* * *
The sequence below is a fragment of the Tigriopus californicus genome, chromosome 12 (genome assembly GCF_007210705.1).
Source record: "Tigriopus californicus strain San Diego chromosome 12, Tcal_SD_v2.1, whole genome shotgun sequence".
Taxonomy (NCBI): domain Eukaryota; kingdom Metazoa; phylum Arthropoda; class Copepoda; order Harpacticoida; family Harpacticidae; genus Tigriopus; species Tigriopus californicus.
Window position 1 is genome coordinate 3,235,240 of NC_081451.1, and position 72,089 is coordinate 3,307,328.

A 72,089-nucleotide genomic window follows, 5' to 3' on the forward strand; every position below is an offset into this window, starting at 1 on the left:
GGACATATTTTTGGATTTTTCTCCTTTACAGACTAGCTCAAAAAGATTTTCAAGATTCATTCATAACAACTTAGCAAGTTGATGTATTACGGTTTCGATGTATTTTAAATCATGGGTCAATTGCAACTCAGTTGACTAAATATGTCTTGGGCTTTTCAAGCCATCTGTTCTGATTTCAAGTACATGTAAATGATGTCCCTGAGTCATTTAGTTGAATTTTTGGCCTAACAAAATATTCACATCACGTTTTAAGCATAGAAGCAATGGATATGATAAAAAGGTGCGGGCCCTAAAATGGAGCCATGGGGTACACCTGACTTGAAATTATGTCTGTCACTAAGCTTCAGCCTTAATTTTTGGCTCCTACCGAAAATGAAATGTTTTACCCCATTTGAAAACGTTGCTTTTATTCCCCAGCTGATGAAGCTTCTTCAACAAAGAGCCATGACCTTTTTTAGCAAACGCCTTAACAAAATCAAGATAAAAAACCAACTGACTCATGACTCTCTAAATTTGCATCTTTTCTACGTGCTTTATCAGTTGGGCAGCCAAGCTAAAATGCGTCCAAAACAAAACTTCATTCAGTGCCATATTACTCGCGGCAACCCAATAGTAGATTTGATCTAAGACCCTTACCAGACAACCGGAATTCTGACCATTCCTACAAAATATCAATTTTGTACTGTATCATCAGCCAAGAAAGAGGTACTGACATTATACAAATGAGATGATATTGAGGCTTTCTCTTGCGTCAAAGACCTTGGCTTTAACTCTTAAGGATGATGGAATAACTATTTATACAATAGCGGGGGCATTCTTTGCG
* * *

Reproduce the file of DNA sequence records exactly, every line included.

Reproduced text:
The sequence below is a fragment of the Tigriopus californicus genome, chromosome 12 (genome assembly GCF_007210705.1).
Source record: "Tigriopus californicus strain San Diego chromosome 12, Tcal_SD_v2.1, whole genome shotgun sequence".
Taxonomy (NCBI): domain Eukaryota; kingdom Metazoa; phylum Arthropoda; class Copepoda; order Harpacticoida; family Harpacticidae; genus Tigriopus; species Tigriopus californicus.
Window position 1 is genome coordinate 3,235,240 of NC_081451.1, and position 72,089 is coordinate 3,307,328.

A 72,089-nucleotide genomic window follows, 5' to 3' on the forward strand; every position below is an offset into this window, starting at 1 on the left:
GGACATATTTTTGGATTTTTCTCCTTTACAGACTAGCTCAAAAAGATTTTCAAGATTCATTCATAACAACTTAGCAAGTTGATGTATTACGGTTTCGATGTATTTTAAATCATGGGTCAATTGCAACTCAGTTGACTAAATATGTCTTGGGCTTTTCAAGCCATCTGTTCTGATTTCAAGTACATGTAAATGATGTCCCTGAGTCATTTAGTTGAATTTTTGGCCTAACAAAATATTCACATCACGTTTTAAGCATAGAAGCAATGGATATGATAAAAAGGTGCGGGCCCTAAAATGGAGCCATGGGGTACACCTGACTTGAAATTATGTCTGTCACTAAGCTTCAGCCTTAATTTTTGGCTCCTACCGAAAATGAAATGTTTTACCCCATTTGAAAACGTTGCTTTTATTCCCCAGCTGATGAAGCTTCTTCAACAAAGAGCCATGACCTTTTTTAGCAAACGCCTTAACAAAATCAAGATAAAAAACCAACTGACTCATGACTCTCTAAATTTGCATCTTTTCTACGTGCTTTATCAGTTGGGCAGCCAAGCTAAAATGCGTCCAAAACAAAACTTCATTCAGTGCCATATTACTCGCGGCAACCCAATAGTAGATTTGATCTAAGACCCTTACCAGACAACCGGAATTCTGACCATTCCTACAAAATATCAATTTTGTACTGTATCATCAGCCAAGAAAGAGGTACTGACATTATACAAATGAGATGATATTGAGGCTTTCTCTTGCGTCAAAGACCTTGGCTTTAACTCTTAAGGATGATGGAATAACTATTTATACAATAGCGGGGGCATTCTTTGCG